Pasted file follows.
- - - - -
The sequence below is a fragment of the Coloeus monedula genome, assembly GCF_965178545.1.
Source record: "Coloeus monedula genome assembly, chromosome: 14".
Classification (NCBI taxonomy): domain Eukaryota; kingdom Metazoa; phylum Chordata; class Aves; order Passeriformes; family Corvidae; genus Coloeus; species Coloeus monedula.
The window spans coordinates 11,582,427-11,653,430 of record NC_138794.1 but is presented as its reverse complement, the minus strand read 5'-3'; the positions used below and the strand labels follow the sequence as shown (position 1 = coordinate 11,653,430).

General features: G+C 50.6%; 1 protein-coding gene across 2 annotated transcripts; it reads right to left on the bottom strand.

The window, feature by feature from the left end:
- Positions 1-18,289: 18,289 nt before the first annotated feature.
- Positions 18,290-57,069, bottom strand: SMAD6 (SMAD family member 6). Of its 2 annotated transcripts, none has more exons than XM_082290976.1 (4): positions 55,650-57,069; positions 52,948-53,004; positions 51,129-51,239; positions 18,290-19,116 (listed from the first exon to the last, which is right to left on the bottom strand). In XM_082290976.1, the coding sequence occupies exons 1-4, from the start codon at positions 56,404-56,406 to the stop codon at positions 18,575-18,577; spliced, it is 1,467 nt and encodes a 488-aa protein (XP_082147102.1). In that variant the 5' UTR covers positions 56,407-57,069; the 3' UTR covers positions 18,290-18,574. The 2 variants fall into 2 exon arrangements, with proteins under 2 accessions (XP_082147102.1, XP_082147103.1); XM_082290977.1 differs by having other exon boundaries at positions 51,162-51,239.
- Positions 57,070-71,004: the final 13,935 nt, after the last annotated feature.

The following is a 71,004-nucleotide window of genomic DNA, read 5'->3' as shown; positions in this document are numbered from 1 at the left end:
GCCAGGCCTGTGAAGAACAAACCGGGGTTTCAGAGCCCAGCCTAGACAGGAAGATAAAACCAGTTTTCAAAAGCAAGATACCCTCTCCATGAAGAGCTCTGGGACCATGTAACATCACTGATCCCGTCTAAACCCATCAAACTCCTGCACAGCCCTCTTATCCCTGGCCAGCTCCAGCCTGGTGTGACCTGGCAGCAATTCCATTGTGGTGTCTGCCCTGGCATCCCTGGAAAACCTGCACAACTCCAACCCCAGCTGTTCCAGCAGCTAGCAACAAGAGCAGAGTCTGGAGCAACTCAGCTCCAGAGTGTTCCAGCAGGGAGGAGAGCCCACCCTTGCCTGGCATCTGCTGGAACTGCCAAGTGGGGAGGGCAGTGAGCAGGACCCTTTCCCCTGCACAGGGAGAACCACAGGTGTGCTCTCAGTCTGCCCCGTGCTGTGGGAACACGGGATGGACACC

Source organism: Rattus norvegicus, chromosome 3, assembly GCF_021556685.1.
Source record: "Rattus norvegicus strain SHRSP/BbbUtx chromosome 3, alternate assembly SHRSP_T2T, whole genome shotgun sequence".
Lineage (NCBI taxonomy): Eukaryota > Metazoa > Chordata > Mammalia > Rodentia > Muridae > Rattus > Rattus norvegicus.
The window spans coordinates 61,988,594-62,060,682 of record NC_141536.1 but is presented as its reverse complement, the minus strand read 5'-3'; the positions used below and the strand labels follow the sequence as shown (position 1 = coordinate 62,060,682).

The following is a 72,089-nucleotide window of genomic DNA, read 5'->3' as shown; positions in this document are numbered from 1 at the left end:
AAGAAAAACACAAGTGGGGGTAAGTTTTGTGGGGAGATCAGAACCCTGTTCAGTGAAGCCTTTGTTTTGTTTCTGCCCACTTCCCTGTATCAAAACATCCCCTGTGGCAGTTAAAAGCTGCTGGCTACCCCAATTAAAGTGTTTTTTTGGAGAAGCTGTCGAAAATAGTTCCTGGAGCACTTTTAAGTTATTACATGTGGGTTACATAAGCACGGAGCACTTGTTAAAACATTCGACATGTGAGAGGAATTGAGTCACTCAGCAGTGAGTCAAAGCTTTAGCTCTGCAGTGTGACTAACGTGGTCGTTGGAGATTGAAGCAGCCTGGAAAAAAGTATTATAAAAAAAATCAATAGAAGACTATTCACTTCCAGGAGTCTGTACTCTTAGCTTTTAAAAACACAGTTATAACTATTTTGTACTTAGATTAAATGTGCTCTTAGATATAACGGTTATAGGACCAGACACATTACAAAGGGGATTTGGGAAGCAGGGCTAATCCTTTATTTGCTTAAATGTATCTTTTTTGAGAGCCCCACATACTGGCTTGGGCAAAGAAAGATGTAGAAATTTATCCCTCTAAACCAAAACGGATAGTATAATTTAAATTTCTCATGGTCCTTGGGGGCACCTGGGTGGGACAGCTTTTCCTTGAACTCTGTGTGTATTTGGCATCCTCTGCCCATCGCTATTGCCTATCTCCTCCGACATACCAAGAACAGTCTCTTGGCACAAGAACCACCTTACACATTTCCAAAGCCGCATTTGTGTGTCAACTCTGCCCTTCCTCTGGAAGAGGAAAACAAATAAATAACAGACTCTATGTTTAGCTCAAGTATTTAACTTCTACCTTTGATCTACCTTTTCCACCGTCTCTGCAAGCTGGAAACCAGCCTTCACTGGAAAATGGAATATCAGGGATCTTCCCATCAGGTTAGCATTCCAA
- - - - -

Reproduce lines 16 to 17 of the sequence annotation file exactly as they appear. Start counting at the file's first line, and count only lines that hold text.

The following is a 72,089-nucleotide window of genomic DNA, read 5'->3' as shown; positions in this document are numbered from 1 at the left end:
AAGAAAAACACAAGTGGGGGTAAGTTTTGTGGGGAGATCAGAACCCTGTTCAGTGAAGCCTTTGTTTTGTTTCTGCCCACTTCCCTGTATCAAAACATCCCCTGTGGCAGTTAAAAGCTGCTGGCTACCCCAATTAAAGTGTTTTTTTGGAGAAGCTGTCGAAAATAGTTCCTGGAGCACTTTTAAGTTATTACATGTGGGTTACATAAGCACGGAGCACTTGTTAAAACATTCGACATGTGAGAGGAATTGAGTCACTCAGCAGTGAGTCAAAGCTTTAGCTCTGCAGTGTGACTAACGTGGTCGTTGGAGATTGAAGCAGCCTGGAAAAAAGTATTATAAAAAAAATCAATAGAAGACTATTCACTTCCAGGAGTCTGTACTCTTAGCTTTTAAAAACACAGTTATAACTATTTTGTACTTAGATTAAATGTGCTCTTAGATATAACGGTTATAGGACCAGACACATTACAAAGGGGATTTGGGAAGCAGGGCTAATCCTTTATTTGCTTAAATGTATCTTTTTTGAGAGCCCCACATACTGGCTTGGGCAAAGAAAGATGTAGAAATTTATCCCTCTAAACCAAAACGGATAGTATAATTTAAATTTCTCATGGTCCTTGGGGGCACCTGGGTGGGACAGCTTTTCCTTGAACTCTGTGTGTATTTGGCATCCTCTGCCCATCGCTATTGCCTATCTCCTCCGACATACCAAGAACAGTCTCTTGGCACAAGAACCACCTTACACATTTCCAAAGCCGCATTTGTGTGTCAACTCTGCCCTTCCTCTGGAAGAGGAAAACAAATAAATAACAGACTCTATGTTTAGCTCAAGTATTTAACTTCTACCTTTGATCTACCTTTTCCACCGTCTCTGCAAGCTGGAAACCAGCCTTCACTGGAAAATGGAATATCAGGGATCTTCCCATCAGGTTAGCATTCCAA